Paddlefish caviar conservation: A model for more sustainable fishing

From "Hooking the Dinosaur of Fish":

"GLENDIVE, Montana β€” Fishing here conjures images of waders and featherweight flies landing softly on lazy rivers, an irresistible lure for the one- or two-pound trout swimming beneath.

Catching a giant paddlefish weighing 50 or 100 pounds is an altogether different pursuit. And in an unusual twist, the end result is a bounty of an unusual delicacy: roe sold around the country as caviar.

β€œIt winds up on cruise ships, it winds up in restaurants, it winds up everywhere,” said Dennis Scarnecchia, a professor of fisheries at the University of Idaho. He supervises paddlefish caviar programs in Montana, North Dakota and Oklahoma, the proceeds of which are funneled into research and monitoring of these freshwater leviathans. He considers the programs to be a model for sustainable recreational fishing.”

The catching of paddlefish (Polyodon spathula), although highly regulated by state and federal laws, can be quite a lucrative endeavor for small-town fishermen. In addition to selling the mild-flavored, white colored meat harvested from the species, a fisherman can greatly multiply their earnings when catching a paddlefish carrying eggs.

Just like their sturgeon cousins, paddlefish are one of the oldest fish species on our planet. They have been swimming in North American rivers for over 70 million years, and fossil records suggest that their lineage goes back to some 300 million years ago. Nearly identical to their ancestors who swam ages before the first dinosaurs walked the earth, the sturgeon and paddlefish species of today face great difficulties with the new threats of overfishing, pollution and habitat destruction.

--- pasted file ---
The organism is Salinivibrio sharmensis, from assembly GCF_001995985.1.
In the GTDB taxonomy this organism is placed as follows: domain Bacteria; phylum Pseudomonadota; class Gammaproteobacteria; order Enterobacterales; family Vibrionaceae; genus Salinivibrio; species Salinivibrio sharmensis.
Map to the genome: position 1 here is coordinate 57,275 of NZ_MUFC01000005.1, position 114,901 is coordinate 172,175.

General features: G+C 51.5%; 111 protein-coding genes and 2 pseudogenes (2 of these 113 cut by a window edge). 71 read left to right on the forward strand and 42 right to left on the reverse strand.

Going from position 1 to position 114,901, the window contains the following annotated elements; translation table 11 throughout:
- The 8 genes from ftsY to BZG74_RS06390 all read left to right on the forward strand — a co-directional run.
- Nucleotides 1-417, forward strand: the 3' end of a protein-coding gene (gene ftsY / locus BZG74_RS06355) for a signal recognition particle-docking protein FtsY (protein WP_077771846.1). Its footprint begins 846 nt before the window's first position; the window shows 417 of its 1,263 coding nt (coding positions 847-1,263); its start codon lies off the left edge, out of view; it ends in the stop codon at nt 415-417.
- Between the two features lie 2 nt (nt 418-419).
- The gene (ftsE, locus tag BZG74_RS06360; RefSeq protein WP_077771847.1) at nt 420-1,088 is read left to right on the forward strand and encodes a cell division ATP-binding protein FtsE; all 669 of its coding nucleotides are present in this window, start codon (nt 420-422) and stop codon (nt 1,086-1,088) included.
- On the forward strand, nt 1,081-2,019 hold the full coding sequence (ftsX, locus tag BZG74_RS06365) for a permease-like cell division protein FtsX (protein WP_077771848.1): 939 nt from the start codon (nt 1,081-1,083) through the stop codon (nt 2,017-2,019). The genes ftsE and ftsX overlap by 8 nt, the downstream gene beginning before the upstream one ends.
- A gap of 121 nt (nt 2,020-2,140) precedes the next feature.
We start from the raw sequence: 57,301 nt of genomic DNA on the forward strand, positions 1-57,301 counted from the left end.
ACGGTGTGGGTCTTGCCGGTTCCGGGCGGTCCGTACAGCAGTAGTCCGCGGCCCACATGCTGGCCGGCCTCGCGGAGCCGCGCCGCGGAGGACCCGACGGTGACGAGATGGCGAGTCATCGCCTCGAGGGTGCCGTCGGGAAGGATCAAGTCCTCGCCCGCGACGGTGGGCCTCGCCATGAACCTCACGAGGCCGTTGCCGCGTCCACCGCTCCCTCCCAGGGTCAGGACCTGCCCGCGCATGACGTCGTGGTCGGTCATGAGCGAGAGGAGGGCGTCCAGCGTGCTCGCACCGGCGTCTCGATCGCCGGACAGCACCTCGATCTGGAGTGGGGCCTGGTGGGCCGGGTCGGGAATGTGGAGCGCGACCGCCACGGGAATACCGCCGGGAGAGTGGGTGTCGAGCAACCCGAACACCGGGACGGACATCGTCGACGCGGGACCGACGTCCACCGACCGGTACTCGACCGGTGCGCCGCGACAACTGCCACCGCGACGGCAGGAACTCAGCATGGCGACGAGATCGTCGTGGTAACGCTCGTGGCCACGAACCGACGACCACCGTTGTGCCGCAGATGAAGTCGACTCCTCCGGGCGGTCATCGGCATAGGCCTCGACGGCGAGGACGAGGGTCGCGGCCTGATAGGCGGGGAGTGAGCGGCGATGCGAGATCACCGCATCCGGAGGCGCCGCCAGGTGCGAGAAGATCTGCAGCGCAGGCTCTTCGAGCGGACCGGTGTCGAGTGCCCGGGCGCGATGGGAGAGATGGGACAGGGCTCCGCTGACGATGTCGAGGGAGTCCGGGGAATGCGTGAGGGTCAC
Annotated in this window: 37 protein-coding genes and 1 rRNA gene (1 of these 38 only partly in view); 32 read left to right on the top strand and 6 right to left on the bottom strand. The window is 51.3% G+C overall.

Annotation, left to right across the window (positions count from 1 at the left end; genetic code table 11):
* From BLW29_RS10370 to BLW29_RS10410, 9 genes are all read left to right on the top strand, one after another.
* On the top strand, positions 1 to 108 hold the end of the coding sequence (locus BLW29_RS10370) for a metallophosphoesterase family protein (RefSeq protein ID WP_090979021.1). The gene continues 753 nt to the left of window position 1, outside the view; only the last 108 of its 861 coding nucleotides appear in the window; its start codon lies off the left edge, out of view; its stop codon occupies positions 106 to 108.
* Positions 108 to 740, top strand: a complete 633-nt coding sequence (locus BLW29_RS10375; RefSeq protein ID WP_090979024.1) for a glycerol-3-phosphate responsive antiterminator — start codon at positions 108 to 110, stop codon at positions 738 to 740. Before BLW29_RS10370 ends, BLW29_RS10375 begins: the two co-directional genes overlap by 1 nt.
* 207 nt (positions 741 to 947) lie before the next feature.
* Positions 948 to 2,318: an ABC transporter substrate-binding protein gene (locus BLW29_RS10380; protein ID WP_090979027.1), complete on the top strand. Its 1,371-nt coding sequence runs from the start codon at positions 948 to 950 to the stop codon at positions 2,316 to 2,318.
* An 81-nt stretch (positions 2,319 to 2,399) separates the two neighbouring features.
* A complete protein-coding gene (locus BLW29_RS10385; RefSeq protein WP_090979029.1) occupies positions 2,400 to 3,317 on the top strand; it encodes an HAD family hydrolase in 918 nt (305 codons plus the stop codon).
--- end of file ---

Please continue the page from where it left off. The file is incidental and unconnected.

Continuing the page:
Due to a decrease in wild paddlefish populations over the past few decades, there are a number of rules paddle-fisheries and paddle-fishermen must follow. The paddlefish season usually runs only through the winter/spring months, and each state has different regulations on the maximum allowed catch and fish size. Additionally, each state limits the different methods fishermen can use to catch paddlefish in the wild. For some states, catch nets are preferable. Other states, like those around the Yellowstone River, only allow rod and reel "snagging" methods (catching the fish in the body with a large treble or body hook). Since paddlefish won't eat worms, bait, or lures, paddlefish have to be caught by nets or by hooking their body. Which one is legal depends on what state you're fishing in. Those who enjoy fishing for the sport of it prefer the snagging method when catching their paddlefish. Averaging 5 feet in length and 60 lbs in weight, these prehistoric river fish are built like a small shark and fight as hard as most deep sea game fish.

Following their own good models for sustainable fishing, many states are seeing an increase in paddlefish numbers. While many wild sturgeon populations around the world continue to be threatened, the American paddlefish is making a comeback, even recently having its endangerment level reduced from "critically endangered" to "threatened". In contrast, the only other remaining species of paddlefish, the chinese paddlefish (Psephurus gladius) endemic to the Yangtze River Basin in China, is nearly extinct in its natural environment due to excessive river damming. If the United States continues to monitor the paddlefish population, prevent damming and destruction of their habitat, and regulate commercial fishing of the species, then the American paddlefish can continue to be a source of both income for sustainable fisheries and affordable caviar for consumers. 


sustainable caviar


Source: NY TimesMontana Kids Paddlefish